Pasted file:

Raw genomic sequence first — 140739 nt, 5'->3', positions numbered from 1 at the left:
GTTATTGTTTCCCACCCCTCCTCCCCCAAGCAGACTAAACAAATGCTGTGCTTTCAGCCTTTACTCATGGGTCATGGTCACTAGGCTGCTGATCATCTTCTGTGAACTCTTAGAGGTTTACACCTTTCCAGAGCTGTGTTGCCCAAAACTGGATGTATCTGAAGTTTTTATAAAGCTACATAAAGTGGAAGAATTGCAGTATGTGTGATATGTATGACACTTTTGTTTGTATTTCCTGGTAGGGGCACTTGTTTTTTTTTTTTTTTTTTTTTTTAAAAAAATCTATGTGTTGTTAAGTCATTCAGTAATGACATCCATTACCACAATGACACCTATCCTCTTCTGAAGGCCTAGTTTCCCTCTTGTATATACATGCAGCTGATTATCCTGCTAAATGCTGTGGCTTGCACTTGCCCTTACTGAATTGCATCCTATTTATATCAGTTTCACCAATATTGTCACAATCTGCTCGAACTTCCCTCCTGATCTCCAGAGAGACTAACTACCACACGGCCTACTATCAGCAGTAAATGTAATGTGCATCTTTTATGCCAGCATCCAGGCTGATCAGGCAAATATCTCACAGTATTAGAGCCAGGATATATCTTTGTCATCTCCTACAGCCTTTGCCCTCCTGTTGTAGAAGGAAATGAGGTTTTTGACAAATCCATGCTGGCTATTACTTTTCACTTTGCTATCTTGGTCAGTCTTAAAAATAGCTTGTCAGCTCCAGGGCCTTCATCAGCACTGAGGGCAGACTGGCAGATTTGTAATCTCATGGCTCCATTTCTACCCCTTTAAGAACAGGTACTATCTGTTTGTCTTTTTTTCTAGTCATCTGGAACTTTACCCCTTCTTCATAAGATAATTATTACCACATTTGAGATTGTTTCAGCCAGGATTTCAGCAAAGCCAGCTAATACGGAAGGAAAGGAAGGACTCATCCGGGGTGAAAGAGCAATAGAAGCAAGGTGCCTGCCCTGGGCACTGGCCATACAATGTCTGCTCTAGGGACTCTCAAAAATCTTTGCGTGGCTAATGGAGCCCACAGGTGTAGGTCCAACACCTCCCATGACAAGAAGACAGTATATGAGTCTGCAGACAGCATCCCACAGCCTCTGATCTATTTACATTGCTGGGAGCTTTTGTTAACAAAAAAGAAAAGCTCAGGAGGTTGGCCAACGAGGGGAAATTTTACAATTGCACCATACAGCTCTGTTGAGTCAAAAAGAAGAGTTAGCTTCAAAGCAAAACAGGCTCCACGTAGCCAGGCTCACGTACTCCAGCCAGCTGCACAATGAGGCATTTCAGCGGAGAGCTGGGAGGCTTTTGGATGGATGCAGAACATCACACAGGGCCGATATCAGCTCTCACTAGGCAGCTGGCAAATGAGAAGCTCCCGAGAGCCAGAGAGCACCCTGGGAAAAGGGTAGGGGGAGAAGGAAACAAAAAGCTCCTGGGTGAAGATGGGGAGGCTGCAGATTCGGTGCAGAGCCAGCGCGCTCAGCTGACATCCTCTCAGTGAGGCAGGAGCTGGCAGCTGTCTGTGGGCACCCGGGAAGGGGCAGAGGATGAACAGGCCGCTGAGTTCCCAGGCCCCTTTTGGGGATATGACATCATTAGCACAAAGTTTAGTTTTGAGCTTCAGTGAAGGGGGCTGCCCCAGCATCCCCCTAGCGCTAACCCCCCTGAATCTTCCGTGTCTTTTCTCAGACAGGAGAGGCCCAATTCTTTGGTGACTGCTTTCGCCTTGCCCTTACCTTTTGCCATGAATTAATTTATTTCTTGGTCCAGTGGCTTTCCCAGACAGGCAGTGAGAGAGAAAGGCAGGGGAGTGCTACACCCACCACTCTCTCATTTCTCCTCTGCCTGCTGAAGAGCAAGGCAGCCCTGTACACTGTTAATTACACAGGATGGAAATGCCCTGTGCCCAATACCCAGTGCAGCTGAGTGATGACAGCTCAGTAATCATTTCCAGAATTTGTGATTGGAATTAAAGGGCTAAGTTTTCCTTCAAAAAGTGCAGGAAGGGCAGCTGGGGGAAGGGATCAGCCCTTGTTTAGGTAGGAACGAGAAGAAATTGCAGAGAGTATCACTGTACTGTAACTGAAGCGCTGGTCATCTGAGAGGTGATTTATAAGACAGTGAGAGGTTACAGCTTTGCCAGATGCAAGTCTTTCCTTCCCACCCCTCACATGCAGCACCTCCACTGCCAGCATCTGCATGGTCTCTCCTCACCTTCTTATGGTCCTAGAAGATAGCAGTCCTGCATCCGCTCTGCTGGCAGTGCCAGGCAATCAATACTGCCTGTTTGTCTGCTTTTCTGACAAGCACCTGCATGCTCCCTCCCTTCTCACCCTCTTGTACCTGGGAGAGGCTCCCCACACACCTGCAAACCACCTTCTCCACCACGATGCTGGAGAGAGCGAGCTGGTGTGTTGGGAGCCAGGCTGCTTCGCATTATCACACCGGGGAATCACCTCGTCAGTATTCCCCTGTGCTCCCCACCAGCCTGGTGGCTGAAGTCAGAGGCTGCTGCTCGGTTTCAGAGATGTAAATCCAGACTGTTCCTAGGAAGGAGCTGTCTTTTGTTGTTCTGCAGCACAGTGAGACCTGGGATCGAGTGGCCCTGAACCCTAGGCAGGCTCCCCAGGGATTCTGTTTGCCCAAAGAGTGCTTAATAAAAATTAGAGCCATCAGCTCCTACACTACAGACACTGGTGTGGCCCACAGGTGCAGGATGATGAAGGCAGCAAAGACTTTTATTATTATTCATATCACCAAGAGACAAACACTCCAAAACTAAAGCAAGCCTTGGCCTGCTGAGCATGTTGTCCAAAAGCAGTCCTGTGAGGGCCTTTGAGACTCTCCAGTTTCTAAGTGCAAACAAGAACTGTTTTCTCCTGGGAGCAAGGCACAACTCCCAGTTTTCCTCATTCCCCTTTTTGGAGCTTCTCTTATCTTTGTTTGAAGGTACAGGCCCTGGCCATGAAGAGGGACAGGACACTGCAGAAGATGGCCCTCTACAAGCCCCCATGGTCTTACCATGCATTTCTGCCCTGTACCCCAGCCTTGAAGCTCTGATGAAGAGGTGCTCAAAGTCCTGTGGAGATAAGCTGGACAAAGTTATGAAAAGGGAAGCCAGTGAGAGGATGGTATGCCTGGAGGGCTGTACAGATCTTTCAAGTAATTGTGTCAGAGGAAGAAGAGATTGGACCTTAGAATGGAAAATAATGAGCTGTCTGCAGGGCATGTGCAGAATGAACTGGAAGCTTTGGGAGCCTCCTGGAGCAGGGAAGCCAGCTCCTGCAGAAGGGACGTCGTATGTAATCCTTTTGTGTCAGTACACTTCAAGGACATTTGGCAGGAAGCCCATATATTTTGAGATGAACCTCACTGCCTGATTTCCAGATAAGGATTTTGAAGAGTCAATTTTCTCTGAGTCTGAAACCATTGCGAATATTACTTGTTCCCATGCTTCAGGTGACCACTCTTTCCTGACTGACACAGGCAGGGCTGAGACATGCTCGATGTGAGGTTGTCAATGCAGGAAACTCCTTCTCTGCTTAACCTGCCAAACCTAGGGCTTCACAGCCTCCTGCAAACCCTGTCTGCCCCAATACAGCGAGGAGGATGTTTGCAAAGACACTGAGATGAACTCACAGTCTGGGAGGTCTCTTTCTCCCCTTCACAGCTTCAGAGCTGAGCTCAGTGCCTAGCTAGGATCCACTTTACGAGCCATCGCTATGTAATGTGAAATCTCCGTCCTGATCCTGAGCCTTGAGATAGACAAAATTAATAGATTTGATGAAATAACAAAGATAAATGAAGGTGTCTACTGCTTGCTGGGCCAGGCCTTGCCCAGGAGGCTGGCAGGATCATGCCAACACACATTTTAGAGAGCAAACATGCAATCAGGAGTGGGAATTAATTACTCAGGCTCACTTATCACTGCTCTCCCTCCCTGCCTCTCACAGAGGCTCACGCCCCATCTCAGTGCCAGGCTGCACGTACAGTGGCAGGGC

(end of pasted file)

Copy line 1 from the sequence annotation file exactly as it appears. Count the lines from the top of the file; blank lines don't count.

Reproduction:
Raw genomic sequence first — 140739 nt, 5'->3', positions numbered from 1 at the left: